Thursday, September 14, 2006

Will the next Prime Minister be Gordon Brown?

It is the generally agreed view of nearly everyone in the political world that Gordon Brown is a 'done deal' to take over from Tony Blair.

I'm going on the record here and saying that I don't think he will get it.

Who would have doubted, in 1989, that the next tory leader was going to be Michael Hestletine? - Who would have believed, in 1997 and again in 2001, that the next Tory leader wasn't going to be Ken Clarke?

For those who can remember back that far, who would have questioned that the man to replace Harold Wilson was Roy Jenkins?

Even Mrs Thatcher was a rank outsider, upsetting the expected coronation of Whitelaw in 1975.

The point is the favoured candidate almost never gets elected, the only case that comes to mind was Anthony Eden eventually taking over from Winston Churchill and we all know how that ended up.

My money is on education secretary Alan Johnson sneaking through the middle as Labour members peer over the precipice and see a Gordon Brown led party being an electoral disaster and decide they want a new face, not another old one.


Ellee said...

Let's hope he does for the Tories sake, his unpopularity could be great news for us.

Chris said...

Before you get too carried away Gordon is less 'unpopular' than you might believe, especially with Labour voters like me who have been straying to other parties like Ukip and Lib Dem.

Gordon will win and he will then hopefully start adopting some proper Labour values -like not going to war every 5 minutes- that i and many thousands of others can support again.

Elephunt said...

I think you're wrong on this one Marcus.I don't know anyone within the party who feels that Johnson cuts the mustard as leader, he won't get the union vote and certainly won't get the members votes.Brown isn't thought of as Labour's 'Hestletine' and many of us thought Blair should have done two terms then handed over. I think Brown will win comfortably.

Barrie Wood said...

Gordon may well be seen to be a 'change in government' without voting out the incumbent governing party, in the same way Major was seen as a break from the then hated Thatcher.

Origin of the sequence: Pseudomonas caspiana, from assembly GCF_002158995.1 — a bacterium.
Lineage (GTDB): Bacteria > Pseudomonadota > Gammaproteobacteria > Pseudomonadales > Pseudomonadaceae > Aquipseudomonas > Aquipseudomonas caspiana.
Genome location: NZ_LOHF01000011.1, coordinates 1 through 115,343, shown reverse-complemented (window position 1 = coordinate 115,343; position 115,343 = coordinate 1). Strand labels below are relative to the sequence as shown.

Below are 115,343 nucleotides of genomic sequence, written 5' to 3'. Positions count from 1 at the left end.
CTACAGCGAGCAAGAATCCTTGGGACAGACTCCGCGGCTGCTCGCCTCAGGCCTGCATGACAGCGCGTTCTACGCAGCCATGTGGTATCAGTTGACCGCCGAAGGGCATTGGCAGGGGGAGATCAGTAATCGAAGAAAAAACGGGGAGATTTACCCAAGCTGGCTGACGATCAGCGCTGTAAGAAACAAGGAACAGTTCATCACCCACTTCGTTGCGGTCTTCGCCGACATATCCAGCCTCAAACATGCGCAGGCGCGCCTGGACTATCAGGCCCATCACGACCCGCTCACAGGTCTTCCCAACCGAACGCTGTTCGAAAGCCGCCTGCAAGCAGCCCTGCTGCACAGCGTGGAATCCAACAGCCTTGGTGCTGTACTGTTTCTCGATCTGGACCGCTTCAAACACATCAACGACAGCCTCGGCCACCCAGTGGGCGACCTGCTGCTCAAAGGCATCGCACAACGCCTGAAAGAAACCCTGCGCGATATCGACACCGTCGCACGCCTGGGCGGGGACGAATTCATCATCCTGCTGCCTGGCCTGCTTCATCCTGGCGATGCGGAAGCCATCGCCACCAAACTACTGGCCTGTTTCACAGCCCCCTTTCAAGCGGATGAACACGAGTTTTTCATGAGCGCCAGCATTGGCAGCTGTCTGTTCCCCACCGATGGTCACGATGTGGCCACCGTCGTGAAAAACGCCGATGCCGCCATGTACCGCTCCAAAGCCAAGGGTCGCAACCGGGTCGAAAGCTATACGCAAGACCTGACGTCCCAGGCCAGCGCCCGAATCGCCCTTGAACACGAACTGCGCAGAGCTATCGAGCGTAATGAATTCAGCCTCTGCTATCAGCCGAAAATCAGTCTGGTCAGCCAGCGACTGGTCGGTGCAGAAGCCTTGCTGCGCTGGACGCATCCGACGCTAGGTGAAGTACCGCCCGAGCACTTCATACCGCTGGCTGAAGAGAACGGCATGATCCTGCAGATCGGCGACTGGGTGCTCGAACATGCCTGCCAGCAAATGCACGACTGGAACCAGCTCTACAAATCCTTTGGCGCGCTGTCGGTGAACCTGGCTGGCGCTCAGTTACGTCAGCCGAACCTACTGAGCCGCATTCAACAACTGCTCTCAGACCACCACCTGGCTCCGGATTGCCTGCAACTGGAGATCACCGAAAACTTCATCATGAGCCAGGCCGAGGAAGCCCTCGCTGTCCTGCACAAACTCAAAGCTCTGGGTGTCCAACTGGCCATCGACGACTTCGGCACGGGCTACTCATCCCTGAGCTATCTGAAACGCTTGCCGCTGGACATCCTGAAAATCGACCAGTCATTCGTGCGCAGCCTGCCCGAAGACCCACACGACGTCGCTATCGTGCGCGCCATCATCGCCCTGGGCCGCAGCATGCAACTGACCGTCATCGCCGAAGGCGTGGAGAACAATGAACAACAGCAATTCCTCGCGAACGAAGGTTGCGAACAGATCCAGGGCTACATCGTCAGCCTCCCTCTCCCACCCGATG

Further, Gordon may be dour, might have dreamt up a fiendishly complex tax regime, but some of our poorest people have benefitted from his economic stewardship.

Gordon is a political heavyweight whilst Cameron has a Blarite persona - trying to be all things to all people, whilst being light on specifics.

And, of course, this week is a showcase for a Ming-led Lib Dems.Only last week a MORI poll for the 'Sunday Times' indicated that Campbell is comfortably the most trusted party leader ahead of Cameron, Blair and Brown.

Ming, like Brown is a man of substance. Cameron has yet to earn that reputation. I'd suggest your leader is the one with the most question marks against his name.

Marcus Wood said...

Interesting, elephunt. You are saying what most Labour punters on as well as the usual political commentators say; but I just have a hunch that -at the final hurdle- Gordon will fall.

If I am wrong I shall be delighted, because I am certain that GB will command less votes where it matters than TB. Even though Labour supporters in safe Labour seats will back him, will wavering and floating voters in marginals do the same?

Marcus Wood said...

Barrie, for some reason I didn't see your comment earlier.

I disagree that 'some of the poorest people' have benefitted from GB as chancellor; by any measure the gap between rich and poor continued to grow more rapidly under Labour right up until about 2004 and even now the marginal tax rate paid by the lowest income groups is higher than the highest rates levied on millionaires income.

And another poll in todays paper says that over half the Lib dems surveyed agree that the party is worse off without Kennedy in charge.